There has been a great debate on this issue and some studies have shown them to be an essential nutrient supplier. Speaking in medical terms, they have Kukoamines that are chemicals found to be helpful in lowering the blood pressure. Potatoes as natural sources are vital in body functioning as they provide potassium involved in the regulation of cellular activities and muscle contraction. Some potatoes also contain flavonoids and phytochemicals that improve heart functioning. They are also found to contain around 60 vitamins useful for a variety of functions in improving human health.

Are sweet potatoes a vegetable?

Potatoes are vegetables and talking about sweet potatoes makes it a bit confusing. Sweet potatoes are a root crop and starchy, sweet in taste and a part of morning glory family botanically. Due to its starchy nature, sweet potato is mistaken as a fruit. However, belonging to morning glory family unlike other potatoes of the nightshade family, they are still taken as vegetables and not fruit. So, without any doubt, potatoes of all types are vegetables and almost 100 types of potatoes are found across the world.

Fun Facts About Potatoes

Have a look at some of the interesting facts related to potatoes:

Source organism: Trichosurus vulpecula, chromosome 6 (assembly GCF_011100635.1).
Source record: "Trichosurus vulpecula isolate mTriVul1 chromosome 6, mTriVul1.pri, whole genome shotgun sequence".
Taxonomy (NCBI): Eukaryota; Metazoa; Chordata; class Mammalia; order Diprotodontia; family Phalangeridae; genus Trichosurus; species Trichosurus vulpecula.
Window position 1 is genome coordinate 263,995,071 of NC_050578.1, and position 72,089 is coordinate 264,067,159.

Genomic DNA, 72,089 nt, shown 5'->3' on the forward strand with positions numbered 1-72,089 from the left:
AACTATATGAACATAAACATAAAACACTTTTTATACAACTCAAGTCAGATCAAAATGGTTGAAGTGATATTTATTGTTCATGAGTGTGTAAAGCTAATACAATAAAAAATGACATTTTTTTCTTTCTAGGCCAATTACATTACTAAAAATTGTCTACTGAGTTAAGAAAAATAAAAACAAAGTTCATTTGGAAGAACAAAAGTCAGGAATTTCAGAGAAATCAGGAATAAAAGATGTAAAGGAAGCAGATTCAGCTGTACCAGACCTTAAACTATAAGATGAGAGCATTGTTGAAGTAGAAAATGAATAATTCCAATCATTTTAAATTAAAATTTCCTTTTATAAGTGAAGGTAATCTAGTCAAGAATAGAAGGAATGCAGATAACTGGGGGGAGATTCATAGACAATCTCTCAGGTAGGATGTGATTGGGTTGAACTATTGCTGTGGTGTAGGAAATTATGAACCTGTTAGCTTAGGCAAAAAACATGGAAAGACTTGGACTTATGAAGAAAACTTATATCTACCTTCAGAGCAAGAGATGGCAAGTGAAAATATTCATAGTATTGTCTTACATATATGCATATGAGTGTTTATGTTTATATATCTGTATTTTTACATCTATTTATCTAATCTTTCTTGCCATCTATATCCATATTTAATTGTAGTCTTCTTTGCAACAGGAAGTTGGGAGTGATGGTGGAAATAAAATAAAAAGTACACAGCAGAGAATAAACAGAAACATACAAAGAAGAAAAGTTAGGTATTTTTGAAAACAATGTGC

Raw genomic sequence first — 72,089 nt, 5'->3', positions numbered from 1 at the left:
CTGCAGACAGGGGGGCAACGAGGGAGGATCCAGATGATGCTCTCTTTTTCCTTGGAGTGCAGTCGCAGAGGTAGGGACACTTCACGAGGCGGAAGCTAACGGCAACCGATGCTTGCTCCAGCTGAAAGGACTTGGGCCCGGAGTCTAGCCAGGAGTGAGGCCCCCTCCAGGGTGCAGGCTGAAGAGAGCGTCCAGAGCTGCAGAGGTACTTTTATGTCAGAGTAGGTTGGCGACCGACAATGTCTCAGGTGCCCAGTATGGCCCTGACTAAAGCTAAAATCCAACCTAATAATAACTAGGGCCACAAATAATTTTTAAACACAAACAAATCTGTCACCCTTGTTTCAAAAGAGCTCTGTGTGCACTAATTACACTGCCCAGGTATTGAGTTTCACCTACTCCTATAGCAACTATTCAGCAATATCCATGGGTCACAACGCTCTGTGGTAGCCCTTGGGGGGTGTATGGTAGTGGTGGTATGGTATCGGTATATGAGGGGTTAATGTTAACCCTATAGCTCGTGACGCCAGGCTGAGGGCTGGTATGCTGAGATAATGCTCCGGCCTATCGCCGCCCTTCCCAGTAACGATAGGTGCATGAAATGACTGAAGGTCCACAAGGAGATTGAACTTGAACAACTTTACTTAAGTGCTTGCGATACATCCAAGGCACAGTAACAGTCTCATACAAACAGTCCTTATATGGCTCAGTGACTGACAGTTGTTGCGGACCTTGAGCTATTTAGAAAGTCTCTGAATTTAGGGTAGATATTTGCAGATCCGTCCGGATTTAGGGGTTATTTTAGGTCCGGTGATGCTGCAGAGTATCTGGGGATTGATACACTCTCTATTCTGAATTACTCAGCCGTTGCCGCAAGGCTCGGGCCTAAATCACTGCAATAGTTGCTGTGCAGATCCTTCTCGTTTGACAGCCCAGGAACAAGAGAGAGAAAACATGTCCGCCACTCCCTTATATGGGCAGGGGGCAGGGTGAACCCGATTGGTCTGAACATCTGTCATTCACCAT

• It is one of the most important non-cereal crops in the world
  • In 1995, potatoes were taken and grown at space, isn’t it too interesting to know?
  • Well, potatoes have even marked themselves in the Guinness Book of World Records due to the world’s largest potato weighing 18 pounds and 4 ounces.
  • The National Potato Day is celebrated on the 19th of August and October 27th.
  • It would be unfair to talk about potatoes and not mention French Fries. The first Frech Fries were served by Thomas Jefferson in the US at a presidential dinner.
  • In southern Peru, the first potato was originated almost between 3000 BC and 2000 BC.
  • The largest production of potatoes takes place in China.
  • Germans are most fond of potatoes and consume almost 200 pounds per year.
  • Americans eat 120 pounds of potatoes in a year.
  • After corn, wheat, and rice, potatoes are the fourth most essential crop in the world.
Do You Know?
  • 80% of a potato contains water.
  • The Incas utilized potatoes in a variety of ways. They not only used them in food but also healed broken bones with them and prevented indigestion.
  • If an acre of potatoes is considered, it can easily feed about 10 people.
  • Potatoes have a unique property that they can be grown in different climatic conditions and hence prove to be quite available everywhere.
  • The potatoes undergo dormancy for a span of six months.
  • Besides being used in different forms, they also have around 1000 varieties.
  • Who does not know about Lays? It takes four to five potatoes to make a delightful bag of Lays.
  • Do you remember Mr. Potato Head? It was the first toy commercial to be aired on television.

Hence, potatoes are everywhere and loved as a major vegetable all across the globe. They are cooked in a variety of forms and loved by many!

 

 

 

 

 

 

 

 

 

About the Author: Andrew